Bengaluru: The final countdown has begun. Despite all the hullabaloo, the ‘Kiss of Love’ campaigners have dug in their heels, determined not to give in to the opposition. Interestingly, while cities like Kochi and Delhi managed to pull off the event with little fuss, Bengaluru with its progressive image, seems uncomfortable with this form of protest against the self-styled moral brigade that has not hesitated to use violence on occasions to prove its point.
While B.PAC CEO, Revathy Ashok is all for a symbolic protest, she doesn’t think the city needs to go this far. “Do we need to kiss to demonstrate our freedom? There are more important things we should be focusing on like women’s empowerment, educating men and sensitising society. Empowering the woman does not mean going around kissing. Nobody can stop us from doing anything, not even the moral police, but kissing is definitely not the way to show we are empowered,” she stresses.
Women’s activist and prominent advocate, Pramila Nesargi too is not in favour of the ‘Kiss of Love’ campaign as it takes the moral police too seriously, in her view.
“Such events give importance to elements like Pramod Mutalik (of the Sree Ram Sene). We need to protest against moral policing, but not at the cost of giving fanatics more than their share of attention. Bengaluru does not need the ‘Kiss of Love’ campaign to stand up against moral policing,” she asserts.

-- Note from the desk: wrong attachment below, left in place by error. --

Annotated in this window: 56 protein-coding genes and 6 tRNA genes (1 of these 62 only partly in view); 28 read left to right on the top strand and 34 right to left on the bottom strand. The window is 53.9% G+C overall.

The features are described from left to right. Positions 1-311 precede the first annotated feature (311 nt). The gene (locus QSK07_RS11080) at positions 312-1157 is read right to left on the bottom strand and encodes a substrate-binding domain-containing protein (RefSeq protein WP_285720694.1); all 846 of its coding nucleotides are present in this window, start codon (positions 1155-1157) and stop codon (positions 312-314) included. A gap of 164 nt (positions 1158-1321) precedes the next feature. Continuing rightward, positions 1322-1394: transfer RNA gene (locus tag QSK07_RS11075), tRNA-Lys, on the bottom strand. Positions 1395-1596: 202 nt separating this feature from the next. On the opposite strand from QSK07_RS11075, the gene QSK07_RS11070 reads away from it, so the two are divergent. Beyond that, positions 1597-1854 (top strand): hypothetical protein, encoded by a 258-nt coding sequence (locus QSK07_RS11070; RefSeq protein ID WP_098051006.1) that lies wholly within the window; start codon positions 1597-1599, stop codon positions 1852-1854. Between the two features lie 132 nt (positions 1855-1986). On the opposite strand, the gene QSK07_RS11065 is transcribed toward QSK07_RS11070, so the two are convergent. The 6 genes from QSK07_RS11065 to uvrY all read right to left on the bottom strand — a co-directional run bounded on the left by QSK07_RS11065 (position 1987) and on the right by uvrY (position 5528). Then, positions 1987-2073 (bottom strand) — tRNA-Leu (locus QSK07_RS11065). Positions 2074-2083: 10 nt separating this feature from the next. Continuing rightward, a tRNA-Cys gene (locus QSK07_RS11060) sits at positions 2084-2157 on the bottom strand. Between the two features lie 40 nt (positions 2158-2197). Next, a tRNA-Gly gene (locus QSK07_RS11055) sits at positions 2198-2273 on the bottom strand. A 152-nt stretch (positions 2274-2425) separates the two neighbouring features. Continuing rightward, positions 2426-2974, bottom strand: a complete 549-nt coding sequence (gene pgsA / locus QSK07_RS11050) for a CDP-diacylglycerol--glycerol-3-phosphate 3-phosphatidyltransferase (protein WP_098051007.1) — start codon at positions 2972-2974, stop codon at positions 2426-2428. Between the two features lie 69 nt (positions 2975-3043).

Defending the police’s reluctance to permit the event, former DG and IGP S.T. Ramesh says this is a protest it has never come across before. “The police is used to demonstrations, protests and strikes, but kissing in public as a form of protest is something it has never had to deal with before. Such incidents put it in a spot as
a large number of people could arrive at Town Hall only to see couples kiss. This could prove a big law and order problem,” he says, adding, “It’s a delicate issue and the police needs to be careful.”
‘Don’t need permission’
“We don’t need permission from the police to hold the protest,” says Danish Sheikh, a lawyer with the Alternative Law Forum and a Kiss of Love supporter. “According to The Licensing and Controlling of Assemblies and Processions (Bangalore City) Order of 2009, if there aren’t more than 250 people in a protest, it can go ahead without police permission,” he claims.
Mr Sheikh also believes the city police cannot deny the campaigners permission on the ground of obscenity. “What is obscenity? Under section 292 of the IPC, any material a book, pamphlet, paper, writing, drawing, painting, representation, figure or object is deemed to be obscene if it is lascivious. but our protest is political in nature. When Manorama was raped and murdered in the northeast, women protested naked against the Army. Technically, this would be obscene, but it was a political protest and hence not considered so,” he argues.
As for public display of affection, he says it can refer to holding hands in public, kissing on the cheek, and so on. “It is not a legal concept and no one can regulate it,” he asserts.